The UH 60 Black Hawk is a utility tactical transport helicopter that replaces the UH-1 “Huey”. On the modern battlefield, it provides the commander the agility to get to the fight quicker and to mass effects throughout the battlespace across the full spectrum of conflict. An entire 11-person, fully-equipped infantry squad can be lifted in a single Black Hawk, transported faster than in predecessor systems, in most weather conditions. The Black Hawk can reposition a 105 mm Howitzer, its crew of six, and lift up to 30 rounds of ammunition in a single lift. The aircraft’s critical components and systems are armored or redundant, and its airframe is designed to progressively crush on impact to protect the crew and passengers.
In the late 1960s, the United States Army began forming requirements for a helicopter to replace the UH-1 Iroquois, and designated the program as the Utility Tactical Transport Aircraft System (UTTAS). The Army also initiated the development of a new, common turbine engine for its helicopters that would become the General Electric T700. Based on experience in Vietnam, the Army required significant performance, survivability and reliability improvements from both UTTAS and the new powerplant. The Army released its UTTAS request for proposals (RFP) in January 1972. The RFP also included air transport requirements. Transport aboard the C-130 limited the UTTAS cabin height and length.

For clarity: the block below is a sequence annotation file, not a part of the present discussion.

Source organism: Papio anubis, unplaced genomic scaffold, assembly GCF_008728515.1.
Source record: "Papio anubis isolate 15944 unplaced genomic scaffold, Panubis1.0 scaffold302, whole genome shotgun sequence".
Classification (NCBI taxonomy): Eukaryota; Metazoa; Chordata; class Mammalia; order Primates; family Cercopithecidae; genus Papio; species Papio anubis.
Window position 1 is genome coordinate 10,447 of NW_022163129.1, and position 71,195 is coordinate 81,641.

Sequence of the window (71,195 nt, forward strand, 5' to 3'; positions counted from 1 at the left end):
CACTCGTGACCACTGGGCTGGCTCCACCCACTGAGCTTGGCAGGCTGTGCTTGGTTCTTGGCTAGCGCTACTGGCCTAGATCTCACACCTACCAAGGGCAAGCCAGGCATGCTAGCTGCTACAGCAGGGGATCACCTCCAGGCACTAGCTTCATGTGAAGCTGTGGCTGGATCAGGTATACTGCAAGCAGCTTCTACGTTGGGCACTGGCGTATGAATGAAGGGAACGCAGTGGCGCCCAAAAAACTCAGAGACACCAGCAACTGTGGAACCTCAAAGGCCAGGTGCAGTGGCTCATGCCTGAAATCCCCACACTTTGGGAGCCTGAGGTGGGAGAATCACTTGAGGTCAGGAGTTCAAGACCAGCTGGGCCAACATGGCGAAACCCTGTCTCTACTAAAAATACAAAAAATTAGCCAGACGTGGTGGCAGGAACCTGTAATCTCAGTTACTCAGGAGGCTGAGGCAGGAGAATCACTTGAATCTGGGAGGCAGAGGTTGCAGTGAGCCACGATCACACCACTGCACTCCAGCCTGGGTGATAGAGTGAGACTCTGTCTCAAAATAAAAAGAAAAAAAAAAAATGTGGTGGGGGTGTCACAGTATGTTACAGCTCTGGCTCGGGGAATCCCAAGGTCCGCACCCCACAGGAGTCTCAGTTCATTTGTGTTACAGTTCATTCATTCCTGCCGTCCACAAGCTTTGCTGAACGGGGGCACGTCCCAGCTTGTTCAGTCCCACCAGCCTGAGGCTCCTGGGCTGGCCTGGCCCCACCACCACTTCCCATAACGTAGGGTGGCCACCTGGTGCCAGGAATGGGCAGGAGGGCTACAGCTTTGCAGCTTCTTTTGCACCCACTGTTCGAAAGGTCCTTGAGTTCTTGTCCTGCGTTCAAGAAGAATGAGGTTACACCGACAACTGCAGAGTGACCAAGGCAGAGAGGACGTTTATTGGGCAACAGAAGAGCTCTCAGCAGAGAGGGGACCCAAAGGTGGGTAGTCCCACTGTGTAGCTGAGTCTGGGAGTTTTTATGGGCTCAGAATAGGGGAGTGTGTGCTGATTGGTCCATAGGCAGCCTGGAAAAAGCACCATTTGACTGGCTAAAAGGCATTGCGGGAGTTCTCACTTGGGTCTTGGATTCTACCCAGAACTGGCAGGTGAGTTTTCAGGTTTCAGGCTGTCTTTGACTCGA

Four prototypes were constructed, with the first YUH-60A flying in October 1974. Prior to delivery of the prototypes to the US Army, a preliminary evaluation was conducted in November 1975 to ensure the aircraft could be operated safely during all testing. Three of the prototypes were delivered to the Army in March 1976, for evaluation against the rival Boeing-Vertol design, the YUH-61A, and one was kept by Sikorsky for internal research. The Army selected the UH-60 for production in December 1976. Deliveries of the UH-60A to the Army began in October 1978 and the helicopter entered service in June 1979.
[ad#Google Adsense 300×250]
Operational History of the UH-60 Black Hawk
U.S. Army MH-60L during the Battle of Mogadishu.
The UH-60 entered service with the U.S. Army’s 101st Airborne Division in June 1979. The U.S. military first utilized the UH-60 in combat during the invasion of Grenada in 1983, and again in the invasion of Panama in 1989. During the Gulf War in 1991, the UH-60 participated in the largest air assault mission in U.S. Army history with over 300 helicopters involved. In 1993, Black Hawks featured prominently in the assault on Mogadishu in Somalia. Black Hawks also saw action in the Balkans and Haiti in the 1990s. UH-60s continue to serve in Afghanistan and Iraq.
The Israeli Air Force (IAF) received 10 surplus UH-60A Black Hawks from the United States in August 1994. Nicknamed Yanshuf, the UH-60A began replacing Bell 212 utility helicopters of the Israeli Defense Forces. The IAF first used the UH-60s in combat in April 1996, during operation “Grapes of Wrath” against the Hizbullah in southern Lebanon.
In March 2000, three IAF UH-60s were used to ferry Pope John Paul II during his visit to Israel, with one helicopter carrying the Pope, another his medical team and a third available on constant standby. The IAF had 49 UH-60s in operation as of 2008.
Republic of China (Taiwan)
Taiwan has operating S-70C-1/1A since ROC Air Force received ten S-70C-1A and four S-70C-1 Bluehawk helicopters in June 1986 to use as Search And Rescue helicopters. Further 4 S-70C-6 were receive April 1998. ROC Navy received first of 10 S-70C(M)-1 in July 1990. 11 S-70C(M)-2 were received beginning April 2000. In January 2010, the US announced a Foreign Military Sale of 60 UH-60Ms to Taiwan for ROC Army, with related items for 3.1 billion USD